First modification: 07/20/2021 – 00:02
More than a connection, the Rio de la Plata tango is already typical of the Eje Cafetero. It is heard and danced in Manizales, in Pereira; but the fervor occurs especially in Medellín, with people and tango points of law. It all started a century ago between river ports, pressed records and movies that sang the everyday. But the soul of this relationship was put by Gardel when he died at the local airfield. This was helped by the Argentine Leonardo Nieto who, in love, built another capital of the genre. Here is the story.
Did you know that Medellín –with the respect of Buenos Aires and Montevideo– is also the capital of tango? And that it also boasts the second most important festival of the genre, with milongueras competitions and routes?
Even being from Colombia, it is surprising to discover that the main city of the department of Antioquia (this is how the country is subdivided) preserves these titles with such care, with monuments, entertainment sites and general radios that sound 2×4 (when they do not have merengue, salsa, rock or reggaeton).
Other neighboring tango cities such as Manizales or Pereira also do it, as well as neighboring departments such as Quindío.
However, Medellín is a constant love letter, which began to be written in the late 19th and early 20th centuries, and continues to this day. That is to say, if the groups used to say that “Buenos Aires is the wife of tango and Paris is the lover”, without a doubt Medellín is a true sister (quite long-lived).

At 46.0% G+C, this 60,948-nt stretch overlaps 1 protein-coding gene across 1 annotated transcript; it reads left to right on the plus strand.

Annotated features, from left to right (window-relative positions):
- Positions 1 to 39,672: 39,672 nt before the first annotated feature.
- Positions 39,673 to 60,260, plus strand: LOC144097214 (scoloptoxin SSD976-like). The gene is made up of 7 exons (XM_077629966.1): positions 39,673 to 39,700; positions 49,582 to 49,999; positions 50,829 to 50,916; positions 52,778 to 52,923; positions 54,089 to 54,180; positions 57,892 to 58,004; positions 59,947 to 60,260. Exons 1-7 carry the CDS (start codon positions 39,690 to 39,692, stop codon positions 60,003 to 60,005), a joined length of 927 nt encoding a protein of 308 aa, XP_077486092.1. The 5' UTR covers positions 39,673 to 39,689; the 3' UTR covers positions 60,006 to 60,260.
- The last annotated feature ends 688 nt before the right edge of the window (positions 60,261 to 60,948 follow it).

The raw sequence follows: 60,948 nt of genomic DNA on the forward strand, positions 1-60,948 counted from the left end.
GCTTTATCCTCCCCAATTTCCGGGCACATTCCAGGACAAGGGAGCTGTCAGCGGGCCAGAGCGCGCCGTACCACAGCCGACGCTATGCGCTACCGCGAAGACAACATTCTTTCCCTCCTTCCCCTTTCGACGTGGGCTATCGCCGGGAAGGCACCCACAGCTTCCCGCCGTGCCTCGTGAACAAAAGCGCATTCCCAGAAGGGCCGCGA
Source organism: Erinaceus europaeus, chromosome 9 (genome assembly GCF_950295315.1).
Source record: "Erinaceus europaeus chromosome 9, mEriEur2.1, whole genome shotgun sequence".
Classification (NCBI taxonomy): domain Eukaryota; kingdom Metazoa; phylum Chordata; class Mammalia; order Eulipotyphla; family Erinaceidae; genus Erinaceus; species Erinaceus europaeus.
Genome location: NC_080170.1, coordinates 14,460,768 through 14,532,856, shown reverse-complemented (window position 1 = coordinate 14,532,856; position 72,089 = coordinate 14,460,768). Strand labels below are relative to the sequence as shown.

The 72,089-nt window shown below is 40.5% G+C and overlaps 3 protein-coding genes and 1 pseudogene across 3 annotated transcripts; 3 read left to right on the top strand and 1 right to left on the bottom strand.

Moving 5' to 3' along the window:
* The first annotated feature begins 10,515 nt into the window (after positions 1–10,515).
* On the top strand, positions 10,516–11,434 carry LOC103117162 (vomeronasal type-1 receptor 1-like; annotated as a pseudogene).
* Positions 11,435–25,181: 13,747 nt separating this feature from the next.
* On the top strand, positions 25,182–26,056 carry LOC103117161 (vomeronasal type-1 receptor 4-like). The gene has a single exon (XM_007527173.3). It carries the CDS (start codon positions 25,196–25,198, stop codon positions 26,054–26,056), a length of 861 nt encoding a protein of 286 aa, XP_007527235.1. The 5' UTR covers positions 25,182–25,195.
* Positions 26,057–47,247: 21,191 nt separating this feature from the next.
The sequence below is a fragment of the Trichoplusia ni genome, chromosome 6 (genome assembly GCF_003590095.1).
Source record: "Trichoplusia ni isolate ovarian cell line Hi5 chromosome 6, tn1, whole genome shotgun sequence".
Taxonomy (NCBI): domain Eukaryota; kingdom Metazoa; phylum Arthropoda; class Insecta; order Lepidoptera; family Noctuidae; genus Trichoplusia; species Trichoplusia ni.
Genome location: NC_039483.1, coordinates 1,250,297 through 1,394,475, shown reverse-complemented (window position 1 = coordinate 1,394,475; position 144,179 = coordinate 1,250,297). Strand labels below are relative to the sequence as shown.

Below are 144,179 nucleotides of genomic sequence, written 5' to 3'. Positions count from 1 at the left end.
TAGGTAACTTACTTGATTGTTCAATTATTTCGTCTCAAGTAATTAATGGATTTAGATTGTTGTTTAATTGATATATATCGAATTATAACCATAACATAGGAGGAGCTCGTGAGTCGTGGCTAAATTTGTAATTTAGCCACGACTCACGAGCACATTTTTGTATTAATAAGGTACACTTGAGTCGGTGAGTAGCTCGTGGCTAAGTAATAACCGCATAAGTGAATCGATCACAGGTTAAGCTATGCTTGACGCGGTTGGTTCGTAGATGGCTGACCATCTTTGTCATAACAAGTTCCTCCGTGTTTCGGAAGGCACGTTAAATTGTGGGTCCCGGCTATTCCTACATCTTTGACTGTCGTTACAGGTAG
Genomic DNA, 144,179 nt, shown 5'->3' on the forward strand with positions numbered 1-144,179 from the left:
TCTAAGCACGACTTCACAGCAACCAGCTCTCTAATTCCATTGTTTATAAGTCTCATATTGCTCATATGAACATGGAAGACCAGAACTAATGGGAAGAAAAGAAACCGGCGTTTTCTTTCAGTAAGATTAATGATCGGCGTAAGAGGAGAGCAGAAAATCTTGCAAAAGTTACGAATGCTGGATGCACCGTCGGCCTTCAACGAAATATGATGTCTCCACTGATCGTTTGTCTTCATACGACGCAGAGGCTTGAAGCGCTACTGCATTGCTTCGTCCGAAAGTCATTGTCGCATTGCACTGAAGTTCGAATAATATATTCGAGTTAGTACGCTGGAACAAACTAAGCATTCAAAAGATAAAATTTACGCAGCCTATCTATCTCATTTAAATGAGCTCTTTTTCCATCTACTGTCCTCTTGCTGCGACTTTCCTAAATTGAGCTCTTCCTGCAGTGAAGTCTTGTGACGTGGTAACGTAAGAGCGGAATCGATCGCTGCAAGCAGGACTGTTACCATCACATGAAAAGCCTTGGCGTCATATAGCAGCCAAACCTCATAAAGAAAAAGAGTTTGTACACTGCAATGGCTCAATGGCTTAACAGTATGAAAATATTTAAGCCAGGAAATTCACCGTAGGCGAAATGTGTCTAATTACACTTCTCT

One explanation is very well told by the organization of the World Tango Summit, which rightly maintains that the genre is like “an archipelago of cities from different countries”. On this map, what the city of eternal spring has achieved is the legitimacy of recreating tango as if it were its own, generating its own culture that naturally says ‘you’ and mixes lunfardo – the language suburb of the tango–.
The rest of the arguments have to do with the death of the singer and film actor Carlos Gardel and with an endearing Argentine resident who was not ordinary, but achieved by far his goal of making Medellín “the second capital of tango in the world”.
Welcome to this special trip through the voices and places of Medellín, with thanks to the mayor’s office, Casa Gardeliana, Café Alaska, Salón Málaga, Versalles and the invited bandoneon player. Lautaro Greco.
Even more in the context of Covid-19 that, as the Secretary of Citizen Culture Álvaro Ósmar Narváez Díaz says in the framework of the Festitango, “this (was) the first event with capacity, vaccinated, we have lived hard times and these meetings are necessary to live culture. Without art and without culture there is no society and this is a commitment to living in peace and resilience. “